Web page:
“I’m sorry Master.”

    “Your compassion does you credit, Kirsh’of,” Master Idriss said quietly. “However, healing is not about saving everyone. Sometimes it’s about relieving suffering.”

    Kirsh frowned. “What do you mean? Is that not the same thing?” He turned to find Master Idriss looking up at him, the tholothian’s face a picture of concern. Kirsh suddenly wondered if she’d felt the pull of the anger through the Force. She gave him a small smile.

    “Not at all, padawan. Watch.” She shifted so that her hand extended slightly through the robe. Kirsh watched the colours change and then glanced at where the Barundi was, half walking, half crawling. The crowd still surrounded him, singing joyfully as the long stems of the flowers whipped through the air to lash the falling figure. Kirsh could see the colours flow from his Master’s hand and settle around the man who shuddered and collapsed.

    The crowd stopped singing.

    “You’re killing him,” Kirsh whispered reaching out to grip her arm as if that could stop her. The Force whispered that the Barundi's breathing was becoming shallow.

    “He’s already dead,” Idriss said softly. “The crowd won’t stop until he is no more. Watch the colours, padawan. Your answer to what I’m doing lies there.”

    Kirsh watched. The flares of pain, a deep cerise were dimming to a blush pink and then gold. He could barely see the figure through the legs of the now eerily silent crowd, but he could hear him. The sounds of ragged breathing were becoming smoother, easier.

    “You’re taking his pain,” he breathed.

    Idriss nodded. “He still dies but it is a better death.”

    Kirsh nodded, trying to understand. His Master glanced at him and dropped her hand. He saw the pink darken from blush, to rose, magenta and then finally back to deep cerise.

    The man groaned, audible in the silence.

    “It’s not that you die, but how?” Kirsh ventured. He found his own hand extending, trying to take the pain away and watched as the colours slowly faded back to blush and then into a deep gold.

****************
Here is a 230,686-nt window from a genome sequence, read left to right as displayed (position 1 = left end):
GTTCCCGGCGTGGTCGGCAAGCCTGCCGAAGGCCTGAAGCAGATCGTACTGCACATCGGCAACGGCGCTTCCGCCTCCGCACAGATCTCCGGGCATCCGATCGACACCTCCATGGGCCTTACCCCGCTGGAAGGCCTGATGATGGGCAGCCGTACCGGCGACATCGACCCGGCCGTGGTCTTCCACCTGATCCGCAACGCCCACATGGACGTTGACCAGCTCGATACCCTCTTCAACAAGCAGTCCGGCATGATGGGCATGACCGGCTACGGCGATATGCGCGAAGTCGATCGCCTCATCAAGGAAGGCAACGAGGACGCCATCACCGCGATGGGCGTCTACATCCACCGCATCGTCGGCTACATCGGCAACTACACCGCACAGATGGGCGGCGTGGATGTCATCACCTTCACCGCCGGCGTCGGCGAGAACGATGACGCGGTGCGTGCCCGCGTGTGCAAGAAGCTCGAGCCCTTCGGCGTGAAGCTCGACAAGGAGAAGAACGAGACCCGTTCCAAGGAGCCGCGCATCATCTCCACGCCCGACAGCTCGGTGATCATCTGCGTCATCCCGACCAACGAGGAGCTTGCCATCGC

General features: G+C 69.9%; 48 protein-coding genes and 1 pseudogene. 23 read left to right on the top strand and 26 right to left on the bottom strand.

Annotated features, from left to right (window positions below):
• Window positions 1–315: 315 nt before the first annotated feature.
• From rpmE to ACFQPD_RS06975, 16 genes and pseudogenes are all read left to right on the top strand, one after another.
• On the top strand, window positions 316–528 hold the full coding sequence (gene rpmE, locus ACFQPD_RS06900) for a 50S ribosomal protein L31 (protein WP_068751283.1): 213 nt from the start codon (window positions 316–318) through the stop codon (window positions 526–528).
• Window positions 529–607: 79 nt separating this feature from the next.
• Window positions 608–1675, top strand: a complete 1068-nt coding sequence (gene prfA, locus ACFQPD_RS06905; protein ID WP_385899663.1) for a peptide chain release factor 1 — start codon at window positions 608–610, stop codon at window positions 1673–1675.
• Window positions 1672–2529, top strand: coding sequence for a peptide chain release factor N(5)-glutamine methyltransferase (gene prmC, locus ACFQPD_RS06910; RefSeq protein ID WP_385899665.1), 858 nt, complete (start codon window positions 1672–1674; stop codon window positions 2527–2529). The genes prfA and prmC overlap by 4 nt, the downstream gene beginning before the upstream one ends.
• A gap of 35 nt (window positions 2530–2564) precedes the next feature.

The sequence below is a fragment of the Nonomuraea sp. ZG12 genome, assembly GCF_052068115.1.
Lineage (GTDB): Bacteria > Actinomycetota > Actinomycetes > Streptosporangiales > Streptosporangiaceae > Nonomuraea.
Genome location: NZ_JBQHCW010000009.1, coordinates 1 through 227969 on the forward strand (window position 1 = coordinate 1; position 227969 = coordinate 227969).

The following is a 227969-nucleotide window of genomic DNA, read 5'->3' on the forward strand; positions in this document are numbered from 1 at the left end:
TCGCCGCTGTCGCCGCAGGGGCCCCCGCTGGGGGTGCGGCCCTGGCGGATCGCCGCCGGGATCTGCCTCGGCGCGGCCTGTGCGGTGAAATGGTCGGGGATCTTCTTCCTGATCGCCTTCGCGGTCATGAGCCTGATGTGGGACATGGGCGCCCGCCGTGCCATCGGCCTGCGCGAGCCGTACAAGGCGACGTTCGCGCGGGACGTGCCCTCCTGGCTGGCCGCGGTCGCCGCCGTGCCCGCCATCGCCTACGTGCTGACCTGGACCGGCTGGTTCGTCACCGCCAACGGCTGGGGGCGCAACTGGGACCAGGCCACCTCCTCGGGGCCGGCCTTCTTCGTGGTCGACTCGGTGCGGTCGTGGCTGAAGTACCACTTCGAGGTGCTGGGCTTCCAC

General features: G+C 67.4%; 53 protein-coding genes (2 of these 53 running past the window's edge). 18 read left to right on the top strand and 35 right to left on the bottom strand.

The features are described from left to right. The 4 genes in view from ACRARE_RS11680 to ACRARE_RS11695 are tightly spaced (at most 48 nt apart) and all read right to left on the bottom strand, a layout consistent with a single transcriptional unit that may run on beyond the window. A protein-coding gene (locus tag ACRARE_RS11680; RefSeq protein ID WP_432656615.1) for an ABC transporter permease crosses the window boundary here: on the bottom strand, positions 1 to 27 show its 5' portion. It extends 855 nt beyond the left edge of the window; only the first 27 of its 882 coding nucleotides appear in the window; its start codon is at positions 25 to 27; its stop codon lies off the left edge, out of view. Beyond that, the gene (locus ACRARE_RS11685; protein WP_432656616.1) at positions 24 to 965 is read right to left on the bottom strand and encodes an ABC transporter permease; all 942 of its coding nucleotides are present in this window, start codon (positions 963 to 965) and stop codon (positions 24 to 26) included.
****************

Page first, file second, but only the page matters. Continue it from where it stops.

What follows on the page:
“This is the way, padawan,” Idriss said. Kirsh felt tears slide down his cheeks as the colours faded. This was his job. He was a healer and that meant he would have to learn to do what was necessary, even if he didn’t like it. He bit the inside of his lip, watching the colours change and even out until there was nothing but gold.

    There was an eerie rattle of breath and the gold faded into nothing.
    Mira_Jade likes this.
  3. earlybird-obi-wan

    earlybird-obi-wan Chosen One star 6

    Aug 21, 2006
    A deeply touching story with the healers helping the victim of a harsh justice. We know where they do that here.
    Jedi Knight Fett and Kit' like this.
  4. Kit'

    Kit' Manager Emeritus star 5 VIP - Former Mod/RSA

    Oct 30, 1999
    Thanks @earlybird-obi-wan :) The inspiration is from the quote though not from real life. I came across the quote on the Star Wars wiki when I was looking for names of plants.
  5. PlanetSmasher

    PlanetSmasher Jedi Knight star 2

    Mar 14, 2017
    Damn... I feel for Kirsh. On the one hand, I can see why he wanted to intervene. On the other hand, what his master said, "This is their Justice System..."

    You can't interfere with the law... You know?

    This must be a rare situation among the Barundi… I mean, he stole a loaf of bread. There must be very, very, VERY little crime among their people, otherwise there'd be "beautiful singing" and flower whippings all of the time.
    Kit' likes this.
  6. Kit'

    Kit' Manager Emeritus star 5 VIP - Former Mod/RSA

    Oct 30, 1999
    Their Wookieepedia entry is really interesting and kind of does lead to the idea that any stepping outside cultural norms or promoting disharmony is a really, really bad idea.

    Which, to my mind at least, would be kind of like 'happiness through fear'? Although according to their belief system you get reincarnated so you can do better next time.

    Yep and a particularly harsh lesson for the happy-go-lucky, look after everyone Kirsh!

    Thank you for reading and for the comments :) It was such an interesting Star Wars culture to accidently stumble upon that I wanted to use it somehow.
  7. Mira_Jade

    Mira_Jade The Fanfic Manager With The Cape star 5 Staff Member Manager

    Jun 29, 2004